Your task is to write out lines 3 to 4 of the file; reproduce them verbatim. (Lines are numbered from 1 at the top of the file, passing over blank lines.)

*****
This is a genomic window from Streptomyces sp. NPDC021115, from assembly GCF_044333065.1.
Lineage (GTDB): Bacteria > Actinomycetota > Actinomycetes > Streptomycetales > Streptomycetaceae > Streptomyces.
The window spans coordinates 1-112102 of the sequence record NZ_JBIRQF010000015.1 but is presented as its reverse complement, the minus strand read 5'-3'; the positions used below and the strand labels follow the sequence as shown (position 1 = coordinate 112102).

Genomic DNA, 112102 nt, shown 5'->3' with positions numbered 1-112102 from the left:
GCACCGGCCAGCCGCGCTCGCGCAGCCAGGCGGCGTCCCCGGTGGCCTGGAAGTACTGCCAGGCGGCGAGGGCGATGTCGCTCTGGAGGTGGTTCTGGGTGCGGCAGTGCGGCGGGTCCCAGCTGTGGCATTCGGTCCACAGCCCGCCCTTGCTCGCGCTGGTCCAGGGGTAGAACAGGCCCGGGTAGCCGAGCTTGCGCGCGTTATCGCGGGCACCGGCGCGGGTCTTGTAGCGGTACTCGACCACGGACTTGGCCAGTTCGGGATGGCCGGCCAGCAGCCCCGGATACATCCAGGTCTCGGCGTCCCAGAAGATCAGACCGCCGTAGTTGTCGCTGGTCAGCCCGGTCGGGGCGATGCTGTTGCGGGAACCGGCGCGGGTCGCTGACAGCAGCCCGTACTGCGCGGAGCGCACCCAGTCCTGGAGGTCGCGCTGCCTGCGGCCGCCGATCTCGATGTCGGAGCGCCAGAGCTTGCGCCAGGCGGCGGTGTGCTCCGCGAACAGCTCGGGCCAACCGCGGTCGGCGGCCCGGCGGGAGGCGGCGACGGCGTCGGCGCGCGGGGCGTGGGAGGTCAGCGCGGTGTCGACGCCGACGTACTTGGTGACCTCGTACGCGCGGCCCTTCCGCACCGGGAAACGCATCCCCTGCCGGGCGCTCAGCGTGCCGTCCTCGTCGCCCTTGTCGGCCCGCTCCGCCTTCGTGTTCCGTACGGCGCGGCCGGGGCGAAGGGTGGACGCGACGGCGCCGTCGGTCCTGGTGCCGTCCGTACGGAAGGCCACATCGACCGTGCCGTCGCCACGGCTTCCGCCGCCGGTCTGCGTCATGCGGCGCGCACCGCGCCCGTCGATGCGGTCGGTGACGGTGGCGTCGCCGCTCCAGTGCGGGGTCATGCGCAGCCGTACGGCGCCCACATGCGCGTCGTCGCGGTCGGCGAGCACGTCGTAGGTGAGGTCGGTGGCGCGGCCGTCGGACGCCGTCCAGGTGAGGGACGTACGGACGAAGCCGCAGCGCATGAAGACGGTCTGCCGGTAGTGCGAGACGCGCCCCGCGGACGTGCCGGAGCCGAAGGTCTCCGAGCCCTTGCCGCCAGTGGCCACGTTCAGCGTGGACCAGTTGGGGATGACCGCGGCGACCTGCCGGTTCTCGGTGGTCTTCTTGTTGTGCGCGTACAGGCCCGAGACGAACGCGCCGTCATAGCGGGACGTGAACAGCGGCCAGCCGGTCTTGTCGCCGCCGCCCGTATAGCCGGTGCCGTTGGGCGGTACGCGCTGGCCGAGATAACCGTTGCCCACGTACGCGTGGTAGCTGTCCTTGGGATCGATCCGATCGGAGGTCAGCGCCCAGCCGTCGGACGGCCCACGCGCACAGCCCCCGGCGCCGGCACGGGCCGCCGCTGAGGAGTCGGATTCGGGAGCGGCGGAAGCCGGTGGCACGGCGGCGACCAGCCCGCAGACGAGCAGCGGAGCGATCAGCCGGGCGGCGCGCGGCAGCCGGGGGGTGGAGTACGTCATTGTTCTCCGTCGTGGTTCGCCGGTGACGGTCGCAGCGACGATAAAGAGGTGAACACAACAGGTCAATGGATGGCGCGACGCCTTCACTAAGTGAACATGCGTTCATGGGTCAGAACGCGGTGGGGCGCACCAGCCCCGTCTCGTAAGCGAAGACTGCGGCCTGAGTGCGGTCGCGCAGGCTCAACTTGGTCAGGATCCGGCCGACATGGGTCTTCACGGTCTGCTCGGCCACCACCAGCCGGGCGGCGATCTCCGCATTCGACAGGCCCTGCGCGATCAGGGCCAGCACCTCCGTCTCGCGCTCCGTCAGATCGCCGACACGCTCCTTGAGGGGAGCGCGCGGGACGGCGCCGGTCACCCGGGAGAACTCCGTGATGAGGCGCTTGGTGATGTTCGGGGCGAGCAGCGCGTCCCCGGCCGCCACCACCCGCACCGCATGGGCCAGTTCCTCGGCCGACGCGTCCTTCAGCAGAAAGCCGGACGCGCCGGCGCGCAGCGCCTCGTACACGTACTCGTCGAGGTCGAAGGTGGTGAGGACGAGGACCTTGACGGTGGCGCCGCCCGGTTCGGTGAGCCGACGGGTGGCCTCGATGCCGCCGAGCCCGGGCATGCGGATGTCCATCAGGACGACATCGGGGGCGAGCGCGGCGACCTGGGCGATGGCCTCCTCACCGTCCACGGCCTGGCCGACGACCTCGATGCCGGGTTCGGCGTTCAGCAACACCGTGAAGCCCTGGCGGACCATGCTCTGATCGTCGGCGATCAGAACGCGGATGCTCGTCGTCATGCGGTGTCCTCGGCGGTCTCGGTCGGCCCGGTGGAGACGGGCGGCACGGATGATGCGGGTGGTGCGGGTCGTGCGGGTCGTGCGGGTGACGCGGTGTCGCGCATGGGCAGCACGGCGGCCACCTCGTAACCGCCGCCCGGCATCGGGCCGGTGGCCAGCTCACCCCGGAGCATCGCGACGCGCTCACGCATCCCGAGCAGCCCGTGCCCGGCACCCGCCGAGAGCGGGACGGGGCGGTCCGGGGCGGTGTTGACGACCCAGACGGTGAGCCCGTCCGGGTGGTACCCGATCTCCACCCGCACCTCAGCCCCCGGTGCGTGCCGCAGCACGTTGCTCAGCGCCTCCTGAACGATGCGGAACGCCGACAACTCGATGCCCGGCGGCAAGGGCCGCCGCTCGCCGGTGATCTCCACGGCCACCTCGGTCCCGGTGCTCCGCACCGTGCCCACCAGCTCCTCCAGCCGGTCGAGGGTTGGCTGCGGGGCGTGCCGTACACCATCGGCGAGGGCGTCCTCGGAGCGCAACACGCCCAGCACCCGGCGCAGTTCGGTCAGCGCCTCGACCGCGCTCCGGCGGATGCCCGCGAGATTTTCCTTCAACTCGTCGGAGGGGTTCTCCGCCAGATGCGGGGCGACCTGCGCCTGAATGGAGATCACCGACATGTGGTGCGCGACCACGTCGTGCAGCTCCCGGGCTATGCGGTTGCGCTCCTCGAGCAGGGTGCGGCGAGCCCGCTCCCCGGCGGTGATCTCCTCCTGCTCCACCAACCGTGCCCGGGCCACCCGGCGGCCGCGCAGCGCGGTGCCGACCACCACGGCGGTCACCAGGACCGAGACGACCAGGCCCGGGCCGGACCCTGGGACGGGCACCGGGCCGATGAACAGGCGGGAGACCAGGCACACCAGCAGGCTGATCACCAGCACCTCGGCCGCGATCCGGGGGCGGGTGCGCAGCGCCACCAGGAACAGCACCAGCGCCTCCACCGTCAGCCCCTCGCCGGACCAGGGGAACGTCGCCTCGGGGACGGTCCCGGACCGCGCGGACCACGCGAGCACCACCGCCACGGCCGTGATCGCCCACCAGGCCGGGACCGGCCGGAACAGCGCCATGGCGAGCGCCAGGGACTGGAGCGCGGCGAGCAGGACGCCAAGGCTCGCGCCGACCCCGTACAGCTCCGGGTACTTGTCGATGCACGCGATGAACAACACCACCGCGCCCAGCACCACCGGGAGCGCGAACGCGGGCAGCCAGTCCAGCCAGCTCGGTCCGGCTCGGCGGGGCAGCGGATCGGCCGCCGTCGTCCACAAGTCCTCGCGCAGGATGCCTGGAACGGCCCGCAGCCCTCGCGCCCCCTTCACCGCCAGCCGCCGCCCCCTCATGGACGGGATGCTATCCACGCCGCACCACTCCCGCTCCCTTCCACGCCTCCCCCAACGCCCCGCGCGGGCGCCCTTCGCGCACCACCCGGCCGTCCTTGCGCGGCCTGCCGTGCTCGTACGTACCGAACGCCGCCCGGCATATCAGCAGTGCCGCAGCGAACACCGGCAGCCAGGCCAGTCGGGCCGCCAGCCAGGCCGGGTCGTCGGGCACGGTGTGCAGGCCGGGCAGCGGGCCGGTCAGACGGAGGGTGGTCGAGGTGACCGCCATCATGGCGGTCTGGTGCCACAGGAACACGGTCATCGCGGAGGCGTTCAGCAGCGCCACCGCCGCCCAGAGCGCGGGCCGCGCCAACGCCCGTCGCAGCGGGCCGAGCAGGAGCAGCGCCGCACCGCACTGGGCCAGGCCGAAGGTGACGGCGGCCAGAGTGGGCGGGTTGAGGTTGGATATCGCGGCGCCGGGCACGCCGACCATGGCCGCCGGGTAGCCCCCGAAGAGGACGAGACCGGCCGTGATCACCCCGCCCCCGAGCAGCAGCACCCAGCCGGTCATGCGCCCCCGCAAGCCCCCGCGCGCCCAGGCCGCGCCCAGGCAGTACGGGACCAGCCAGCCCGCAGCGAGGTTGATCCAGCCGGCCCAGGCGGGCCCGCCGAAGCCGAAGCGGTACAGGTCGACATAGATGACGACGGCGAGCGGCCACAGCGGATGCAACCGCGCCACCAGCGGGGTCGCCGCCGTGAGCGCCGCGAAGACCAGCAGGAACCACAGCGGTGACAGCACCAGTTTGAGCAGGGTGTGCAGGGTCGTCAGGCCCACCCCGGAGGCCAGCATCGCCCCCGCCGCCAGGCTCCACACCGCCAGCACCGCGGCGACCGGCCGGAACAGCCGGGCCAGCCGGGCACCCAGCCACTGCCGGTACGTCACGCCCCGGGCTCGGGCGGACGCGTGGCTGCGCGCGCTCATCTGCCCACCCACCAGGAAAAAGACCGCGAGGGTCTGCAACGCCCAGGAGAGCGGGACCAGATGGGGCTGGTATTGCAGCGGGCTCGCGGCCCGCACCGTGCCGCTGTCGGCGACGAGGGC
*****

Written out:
The window spans coordinates 1-112102 of the sequence record NZ_JBIRQF010000015.1 but is presented as its reverse complement, the minus strand read 5'-3'; the positions used below and the strand labels follow the sequence as shown (position 1 = coordinate 112102).

Genomic DNA, 112102 nt, shown 5'->3' with positions numbered 1-112102 from the left: